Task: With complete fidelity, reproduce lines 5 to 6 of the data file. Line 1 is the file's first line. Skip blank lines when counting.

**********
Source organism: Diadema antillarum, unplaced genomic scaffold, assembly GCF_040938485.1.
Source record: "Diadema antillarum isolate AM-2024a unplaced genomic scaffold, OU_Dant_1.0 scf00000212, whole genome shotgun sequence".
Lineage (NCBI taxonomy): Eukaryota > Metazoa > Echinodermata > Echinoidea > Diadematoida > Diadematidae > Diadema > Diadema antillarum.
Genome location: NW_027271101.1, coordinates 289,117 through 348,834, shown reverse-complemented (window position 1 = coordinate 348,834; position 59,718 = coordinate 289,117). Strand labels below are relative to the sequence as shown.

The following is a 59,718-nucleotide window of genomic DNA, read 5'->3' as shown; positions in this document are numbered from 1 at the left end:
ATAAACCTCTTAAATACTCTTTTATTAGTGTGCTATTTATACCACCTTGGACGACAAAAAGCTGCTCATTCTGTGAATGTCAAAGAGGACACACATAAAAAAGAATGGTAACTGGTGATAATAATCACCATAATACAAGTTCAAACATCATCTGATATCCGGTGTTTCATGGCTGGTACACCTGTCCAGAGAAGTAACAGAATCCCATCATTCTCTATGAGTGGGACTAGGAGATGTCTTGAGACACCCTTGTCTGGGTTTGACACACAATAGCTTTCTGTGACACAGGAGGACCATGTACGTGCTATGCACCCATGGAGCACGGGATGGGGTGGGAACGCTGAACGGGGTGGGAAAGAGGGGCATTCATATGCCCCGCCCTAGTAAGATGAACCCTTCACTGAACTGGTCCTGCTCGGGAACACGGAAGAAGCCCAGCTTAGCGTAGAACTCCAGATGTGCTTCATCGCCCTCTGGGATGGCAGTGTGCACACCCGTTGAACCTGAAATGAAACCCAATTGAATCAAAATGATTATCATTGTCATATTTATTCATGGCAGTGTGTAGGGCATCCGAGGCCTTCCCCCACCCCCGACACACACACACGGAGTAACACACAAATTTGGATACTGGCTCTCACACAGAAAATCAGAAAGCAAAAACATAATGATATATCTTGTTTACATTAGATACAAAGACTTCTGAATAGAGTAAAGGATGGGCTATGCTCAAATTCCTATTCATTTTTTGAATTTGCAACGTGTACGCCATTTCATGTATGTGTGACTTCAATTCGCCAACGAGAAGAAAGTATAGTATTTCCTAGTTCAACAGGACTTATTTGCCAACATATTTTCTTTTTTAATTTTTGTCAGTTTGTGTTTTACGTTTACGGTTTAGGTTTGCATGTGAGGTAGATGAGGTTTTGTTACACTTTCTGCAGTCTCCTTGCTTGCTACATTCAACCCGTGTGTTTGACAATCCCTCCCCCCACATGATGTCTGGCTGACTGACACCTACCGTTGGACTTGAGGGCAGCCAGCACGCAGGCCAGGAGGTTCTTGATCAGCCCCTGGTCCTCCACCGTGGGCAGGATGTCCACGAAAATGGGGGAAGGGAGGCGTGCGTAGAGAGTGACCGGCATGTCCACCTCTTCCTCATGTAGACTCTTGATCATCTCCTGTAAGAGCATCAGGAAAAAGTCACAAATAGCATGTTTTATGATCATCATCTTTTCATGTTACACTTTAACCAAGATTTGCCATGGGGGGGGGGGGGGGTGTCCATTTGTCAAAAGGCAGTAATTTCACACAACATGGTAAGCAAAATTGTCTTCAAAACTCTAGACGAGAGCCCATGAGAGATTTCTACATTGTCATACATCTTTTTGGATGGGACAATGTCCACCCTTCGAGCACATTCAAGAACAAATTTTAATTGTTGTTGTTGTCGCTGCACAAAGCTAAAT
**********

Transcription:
The following is a 59,718-nucleotide window of genomic DNA, read 5'->3' as shown; positions in this document are numbered from 1 at the left end:
ATAAACCTCTTAAATACTCTTTTATTAGTGTGCTATTTATACCACCTTGGACGACAAAAAGCTGCTCATTCTGTGAATGTCAAAGAGGACACACATAAAAAAGAATGGTAACTGGTGATAATAATCACCATAATACAAGTTCAAACATCATCTGATATCCGGTGTTTCATGGCTGGTACACCTGTCCAGAGAAGTAACAGAATCCCATCATTCTCTATGAGTGGGACTAGGAGATGTCTTGAGACACCCTTGTCTGGGTTTGACACACAATAGCTTTCTGTGACACAGGAGGACCATGTACGTGCTATGCACCCATGGAGCACGGGATGGGGTGGGAACGCTGAACGGGGTGGGAAAGAGGGGCATTCATATGCCCCGCCCTAGTAAGATGAACCCTTCACTGAACTGGTCCTGCTCGGGAACACGGAAGAAGCCCAGCTTAGCGTAGAACTCCAGATGTGCTTCATCGCCCTCTGGGATGGCAGTGTGCACACCCGTTGAACCTGAAATGAAACCCAATTGAATCAAAATGATTATCATTGTCATATTTATTCATGGCAGTGTGTAGGGCATCCGAGGCCTTCCCCCACCCCCGACACACACACACGGAGTAACACACAAATTTGGATACTGGCTCTCACACAGAAAATCAGAAAGCAAAAACATAATGATATATCTTGTTTACATTAGATACAAAGACTTCTGAATAGAGTAAAGGATGGGCTATGCTCAAATTCCTATTCATTTTTTGAATTTGCAACGTGTACGCCATTTCATGTATGTGTGACTTCAATTCGCCAACGAGAAGAAAGTATAGTATTTCCTAGTTCAACAGGACTTATTTGCCAACATATTTTCTTTTTTAATTTTTGTCAGTTTGTGTTTTACGTTTACGGTTTAGGTTTGCATGTGAGGTAGATGAGGTTTTGTTACACTTTCTGCAGTCTCCTTGCTTGCTACATTCAACCCGTGTGTTTGACAATCCCTCCCCCCACATGATGTCTGGCTGACTGACACCTACCGTTGGACTTGAGGGCAGCCAGCACGCAGGCCAGGAGGTTCTTGATCAGCCCCTGGTCCTCCACCGTGGGCAGGATGTCCACGAAAATGGGGGAAGGGAGGCGTGCGTAGAGAGTGACCGGCATGTCCACCTCTTCCTCATGTAGACTCTTGATCATCTCCTGTAAGAGCATCAGGAAAAAGTCACAAATAGCATGTTTTATGATCATCATCTTTTCATGTTACACTTTAACCAAGATTTGCCATGGGGGGGGGGGGGGGTGTCCATTTGTCAAAAGGCAGTAATTTCACACAACATGGTAAGCAAAATTGTCTTCAAAACTCTAGACGAGAGCCCATGAGAGATTTCTACATTGTCATACATCTTTTTGGATGGGACAATGTCCACCCTTCGAGCACATTCAAGAACAAATTTTAATTGTTGTTGTTGTCGCTGCACAAAGCTAAAT